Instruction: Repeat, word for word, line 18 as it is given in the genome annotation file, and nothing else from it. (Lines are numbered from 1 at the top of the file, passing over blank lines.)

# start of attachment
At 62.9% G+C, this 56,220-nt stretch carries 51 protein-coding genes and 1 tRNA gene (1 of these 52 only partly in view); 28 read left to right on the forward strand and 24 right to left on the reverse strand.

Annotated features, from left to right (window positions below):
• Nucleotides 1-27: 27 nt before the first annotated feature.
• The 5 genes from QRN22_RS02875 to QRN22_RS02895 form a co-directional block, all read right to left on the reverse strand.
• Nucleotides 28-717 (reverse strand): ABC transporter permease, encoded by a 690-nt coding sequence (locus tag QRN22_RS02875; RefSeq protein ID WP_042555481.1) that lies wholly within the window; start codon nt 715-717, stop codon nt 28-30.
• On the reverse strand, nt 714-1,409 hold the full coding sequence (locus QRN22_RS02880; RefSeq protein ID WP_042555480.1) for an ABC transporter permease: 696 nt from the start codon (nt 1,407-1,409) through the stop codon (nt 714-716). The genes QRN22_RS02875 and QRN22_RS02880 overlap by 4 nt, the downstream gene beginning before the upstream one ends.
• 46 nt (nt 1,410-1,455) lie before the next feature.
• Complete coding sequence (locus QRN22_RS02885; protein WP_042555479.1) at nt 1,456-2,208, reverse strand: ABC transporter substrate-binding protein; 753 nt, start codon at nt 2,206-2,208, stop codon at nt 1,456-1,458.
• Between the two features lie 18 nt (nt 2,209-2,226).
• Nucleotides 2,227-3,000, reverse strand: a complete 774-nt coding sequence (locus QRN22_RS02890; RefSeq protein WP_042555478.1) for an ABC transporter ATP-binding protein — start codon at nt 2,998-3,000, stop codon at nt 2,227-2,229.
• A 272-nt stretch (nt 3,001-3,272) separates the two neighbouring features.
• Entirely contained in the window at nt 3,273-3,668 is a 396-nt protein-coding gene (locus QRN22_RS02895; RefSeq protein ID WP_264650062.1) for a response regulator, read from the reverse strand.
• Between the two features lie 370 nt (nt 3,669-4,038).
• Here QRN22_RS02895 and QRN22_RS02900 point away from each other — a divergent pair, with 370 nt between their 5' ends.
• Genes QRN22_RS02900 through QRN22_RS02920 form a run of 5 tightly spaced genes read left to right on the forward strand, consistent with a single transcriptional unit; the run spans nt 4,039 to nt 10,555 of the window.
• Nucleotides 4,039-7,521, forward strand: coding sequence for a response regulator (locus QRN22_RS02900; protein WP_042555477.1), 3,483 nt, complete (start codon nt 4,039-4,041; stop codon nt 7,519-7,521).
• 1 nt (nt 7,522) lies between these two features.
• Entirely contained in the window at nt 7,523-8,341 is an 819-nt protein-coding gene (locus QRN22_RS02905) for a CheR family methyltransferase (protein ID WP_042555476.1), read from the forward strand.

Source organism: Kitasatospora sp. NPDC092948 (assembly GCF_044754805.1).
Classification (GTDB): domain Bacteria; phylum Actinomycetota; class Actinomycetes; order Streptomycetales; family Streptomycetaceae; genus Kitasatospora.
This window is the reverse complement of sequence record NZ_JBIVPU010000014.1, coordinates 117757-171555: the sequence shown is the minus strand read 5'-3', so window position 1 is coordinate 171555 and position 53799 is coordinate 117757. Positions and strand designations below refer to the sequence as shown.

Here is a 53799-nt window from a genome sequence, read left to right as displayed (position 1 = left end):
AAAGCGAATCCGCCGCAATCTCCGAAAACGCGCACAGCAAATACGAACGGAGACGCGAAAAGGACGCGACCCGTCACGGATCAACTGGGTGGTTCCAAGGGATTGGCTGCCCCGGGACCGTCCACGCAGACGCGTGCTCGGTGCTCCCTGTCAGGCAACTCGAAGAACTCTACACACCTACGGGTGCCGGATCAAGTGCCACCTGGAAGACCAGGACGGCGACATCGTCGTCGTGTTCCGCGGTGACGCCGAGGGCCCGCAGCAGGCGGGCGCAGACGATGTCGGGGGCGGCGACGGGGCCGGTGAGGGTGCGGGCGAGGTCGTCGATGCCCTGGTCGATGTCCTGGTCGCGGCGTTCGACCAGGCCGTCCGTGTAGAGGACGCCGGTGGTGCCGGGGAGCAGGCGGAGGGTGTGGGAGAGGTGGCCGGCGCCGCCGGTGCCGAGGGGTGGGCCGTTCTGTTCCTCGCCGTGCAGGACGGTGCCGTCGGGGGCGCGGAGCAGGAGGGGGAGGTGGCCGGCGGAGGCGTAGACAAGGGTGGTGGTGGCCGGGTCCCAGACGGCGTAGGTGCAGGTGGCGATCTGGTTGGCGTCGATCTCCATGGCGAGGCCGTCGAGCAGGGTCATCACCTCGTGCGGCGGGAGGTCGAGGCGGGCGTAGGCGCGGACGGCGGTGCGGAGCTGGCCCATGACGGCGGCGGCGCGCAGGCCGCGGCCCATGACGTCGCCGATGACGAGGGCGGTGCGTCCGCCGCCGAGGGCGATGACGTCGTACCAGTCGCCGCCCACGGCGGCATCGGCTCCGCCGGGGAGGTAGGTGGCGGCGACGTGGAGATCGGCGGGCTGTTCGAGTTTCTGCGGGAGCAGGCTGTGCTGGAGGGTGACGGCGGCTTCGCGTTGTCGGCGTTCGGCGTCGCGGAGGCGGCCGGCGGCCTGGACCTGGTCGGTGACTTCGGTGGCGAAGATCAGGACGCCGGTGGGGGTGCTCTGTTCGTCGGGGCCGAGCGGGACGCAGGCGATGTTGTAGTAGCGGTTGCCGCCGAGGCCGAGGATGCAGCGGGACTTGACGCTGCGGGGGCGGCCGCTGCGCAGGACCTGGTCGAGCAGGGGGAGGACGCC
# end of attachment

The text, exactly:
• Entirely contained in the window at nt 7,523-8,341 is an 819-nt protein-coding gene (locus QRN22_RS02905) for a CheR family methyltransferase (protein ID WP_042555476.1), read from the forward strand.